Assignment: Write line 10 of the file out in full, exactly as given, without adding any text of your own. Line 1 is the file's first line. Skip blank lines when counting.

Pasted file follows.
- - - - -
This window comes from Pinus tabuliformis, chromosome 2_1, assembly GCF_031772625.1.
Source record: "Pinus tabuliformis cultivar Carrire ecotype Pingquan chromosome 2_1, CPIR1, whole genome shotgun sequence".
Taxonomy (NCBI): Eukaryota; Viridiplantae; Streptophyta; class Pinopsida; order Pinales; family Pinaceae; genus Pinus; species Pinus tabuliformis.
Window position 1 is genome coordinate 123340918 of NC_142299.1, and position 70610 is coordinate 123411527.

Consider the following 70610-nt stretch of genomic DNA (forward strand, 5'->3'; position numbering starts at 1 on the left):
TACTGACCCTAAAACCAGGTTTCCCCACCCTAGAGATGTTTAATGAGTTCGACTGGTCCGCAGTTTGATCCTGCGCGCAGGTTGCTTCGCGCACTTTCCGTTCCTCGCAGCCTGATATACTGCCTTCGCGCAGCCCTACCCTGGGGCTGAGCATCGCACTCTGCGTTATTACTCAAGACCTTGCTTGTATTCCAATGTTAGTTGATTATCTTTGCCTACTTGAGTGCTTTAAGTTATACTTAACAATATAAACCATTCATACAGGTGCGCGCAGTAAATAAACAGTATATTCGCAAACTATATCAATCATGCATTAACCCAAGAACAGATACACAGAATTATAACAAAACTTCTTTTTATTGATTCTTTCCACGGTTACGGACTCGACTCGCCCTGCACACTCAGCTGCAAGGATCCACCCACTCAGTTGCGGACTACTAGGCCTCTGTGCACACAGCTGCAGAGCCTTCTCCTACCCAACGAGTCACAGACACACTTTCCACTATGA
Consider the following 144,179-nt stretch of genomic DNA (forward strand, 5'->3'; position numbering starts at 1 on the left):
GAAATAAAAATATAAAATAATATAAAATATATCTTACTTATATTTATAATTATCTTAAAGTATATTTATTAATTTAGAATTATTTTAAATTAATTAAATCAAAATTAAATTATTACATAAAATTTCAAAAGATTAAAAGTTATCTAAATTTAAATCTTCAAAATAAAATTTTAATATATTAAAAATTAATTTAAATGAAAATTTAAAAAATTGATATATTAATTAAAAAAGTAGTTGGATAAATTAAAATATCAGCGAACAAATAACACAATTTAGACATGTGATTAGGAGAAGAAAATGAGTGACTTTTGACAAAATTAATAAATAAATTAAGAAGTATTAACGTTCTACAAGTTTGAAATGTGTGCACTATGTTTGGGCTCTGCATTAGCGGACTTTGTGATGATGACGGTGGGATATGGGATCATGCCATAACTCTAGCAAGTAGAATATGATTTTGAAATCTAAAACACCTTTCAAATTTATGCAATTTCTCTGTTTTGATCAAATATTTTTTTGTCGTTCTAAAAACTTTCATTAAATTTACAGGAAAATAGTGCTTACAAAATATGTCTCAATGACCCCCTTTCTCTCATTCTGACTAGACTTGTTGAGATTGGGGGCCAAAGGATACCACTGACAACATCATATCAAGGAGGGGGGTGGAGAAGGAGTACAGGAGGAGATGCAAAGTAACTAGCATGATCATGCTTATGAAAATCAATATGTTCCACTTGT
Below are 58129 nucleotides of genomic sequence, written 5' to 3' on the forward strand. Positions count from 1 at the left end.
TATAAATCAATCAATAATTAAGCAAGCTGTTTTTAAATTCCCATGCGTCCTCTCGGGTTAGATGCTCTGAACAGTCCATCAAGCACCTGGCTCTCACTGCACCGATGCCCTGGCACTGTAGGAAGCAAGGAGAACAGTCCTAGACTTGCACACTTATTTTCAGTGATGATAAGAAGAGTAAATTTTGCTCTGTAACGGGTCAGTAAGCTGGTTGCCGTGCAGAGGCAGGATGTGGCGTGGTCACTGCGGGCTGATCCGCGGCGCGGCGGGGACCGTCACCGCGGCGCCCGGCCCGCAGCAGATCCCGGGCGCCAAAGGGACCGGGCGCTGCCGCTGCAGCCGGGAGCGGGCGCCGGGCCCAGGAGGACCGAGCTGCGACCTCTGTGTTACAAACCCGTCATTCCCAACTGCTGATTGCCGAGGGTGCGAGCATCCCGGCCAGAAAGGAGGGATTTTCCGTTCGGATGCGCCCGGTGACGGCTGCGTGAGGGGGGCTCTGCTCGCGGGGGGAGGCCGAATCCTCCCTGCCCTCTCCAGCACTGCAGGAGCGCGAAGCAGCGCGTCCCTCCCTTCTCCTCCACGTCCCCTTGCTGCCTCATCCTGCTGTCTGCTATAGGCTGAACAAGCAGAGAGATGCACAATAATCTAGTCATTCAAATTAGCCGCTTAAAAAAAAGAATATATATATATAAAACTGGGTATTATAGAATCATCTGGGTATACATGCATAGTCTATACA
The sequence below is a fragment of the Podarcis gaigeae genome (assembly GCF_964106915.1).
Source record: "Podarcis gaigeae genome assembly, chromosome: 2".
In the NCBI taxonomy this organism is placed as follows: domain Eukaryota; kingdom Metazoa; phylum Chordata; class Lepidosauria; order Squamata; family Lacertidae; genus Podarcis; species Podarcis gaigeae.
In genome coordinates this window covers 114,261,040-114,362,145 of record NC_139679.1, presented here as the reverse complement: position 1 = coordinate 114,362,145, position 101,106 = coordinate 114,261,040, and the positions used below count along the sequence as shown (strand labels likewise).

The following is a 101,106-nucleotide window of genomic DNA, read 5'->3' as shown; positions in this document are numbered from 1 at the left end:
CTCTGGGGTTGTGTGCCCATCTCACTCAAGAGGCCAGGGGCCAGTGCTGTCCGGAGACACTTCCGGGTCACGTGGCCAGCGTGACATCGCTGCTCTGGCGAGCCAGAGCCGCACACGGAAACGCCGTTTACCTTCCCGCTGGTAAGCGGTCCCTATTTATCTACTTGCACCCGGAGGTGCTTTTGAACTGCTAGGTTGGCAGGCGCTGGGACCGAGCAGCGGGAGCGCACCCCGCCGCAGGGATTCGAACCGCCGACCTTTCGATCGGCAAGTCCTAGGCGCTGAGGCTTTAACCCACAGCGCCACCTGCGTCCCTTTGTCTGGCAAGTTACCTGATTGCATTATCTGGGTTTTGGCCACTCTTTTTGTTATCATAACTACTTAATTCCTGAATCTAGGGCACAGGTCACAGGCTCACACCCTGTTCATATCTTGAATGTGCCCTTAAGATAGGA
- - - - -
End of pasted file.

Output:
TATAAATCAATCAATAATTAAGCAAGCTGTTTTTAAATTCCCATGCGTCCTCTCGGGTTAGATGCTCTGAACAGTCCATCAAGCACCTGGCTCTCACTGCACCGATGCCCTGGCACTGTAGGAAGCAAGGAGAACAGTCCTAGACTTGCACACTTATTTTCAGTGATGATAAGAAGAGTAAATTTTGCTCTGTAACGGGTCAGTAAGCTGGTTGCCGTGCAGAGGCAGGATGTGGCGTGGTCACTGCGGGCTGATCCGCGGCGCGGCGGGGACCGTCACCGCGGCGCCCGGCCCGCAGCAGATCCCGGGCGCCAAAGGGACCGGGCGCTGCCGCTGCAGCCGGGAGCGGGCGCCGGGCCCAGGAGGACCGAGCTGCGACCTCTGTGTTACAAACCCGTCATTCCCAACTGCTGATTGCCGAGGGTGCGAGCATCCCGGCCAGAAAGGAGGGATTTTCCGTTCGGATGCGCCCGGTGACGGCTGCGTGAGGGGGGCTCTGCTCGCGGGGGGAGGCCGAATCCTCCCTGCCCTCTCCAGCACTGCAGGAGCGCGAAGCAGCGCGTCCCTCCCTTCTCCTCCACGTCCCCTTGCTGCCTCATCCTGCTGTCTGCTATAGGCTGAACAAGCAGAGAGATGCACAATAATCTAGTCATTCAAATTAGCCGCTTAAAAAAAAGAATATATATATATAAAACTGGGTATTATAGAATCATCTGGGTATACATGCATAGTCTATACA